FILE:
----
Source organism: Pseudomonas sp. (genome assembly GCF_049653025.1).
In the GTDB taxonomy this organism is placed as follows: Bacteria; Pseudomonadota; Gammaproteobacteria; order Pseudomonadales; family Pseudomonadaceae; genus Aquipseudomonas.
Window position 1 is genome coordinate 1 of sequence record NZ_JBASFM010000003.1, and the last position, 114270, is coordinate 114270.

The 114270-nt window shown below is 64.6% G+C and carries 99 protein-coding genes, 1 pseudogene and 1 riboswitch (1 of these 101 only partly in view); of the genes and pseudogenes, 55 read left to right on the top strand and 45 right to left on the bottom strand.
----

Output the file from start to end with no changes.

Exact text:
Source organism: Pseudomonas sp. (genome assembly GCF_049653025.1).
In the GTDB taxonomy this organism is placed as follows: Bacteria; Pseudomonadota; Gammaproteobacteria; order Pseudomonadales; family Pseudomonadaceae; genus Aquipseudomonas.
Window position 1 is genome coordinate 1 of sequence record NZ_JBASFM010000003.1, and the last position, 114270, is coordinate 114270.

The 114270-nt window shown below is 64.6% G+C and carries 99 protein-coding genes, 1 pseudogene and 1 riboswitch (1 of these 101 only partly in view); of the genes and pseudogenes, 55 read left to right on the top strand and 45 right to left on the bottom strand.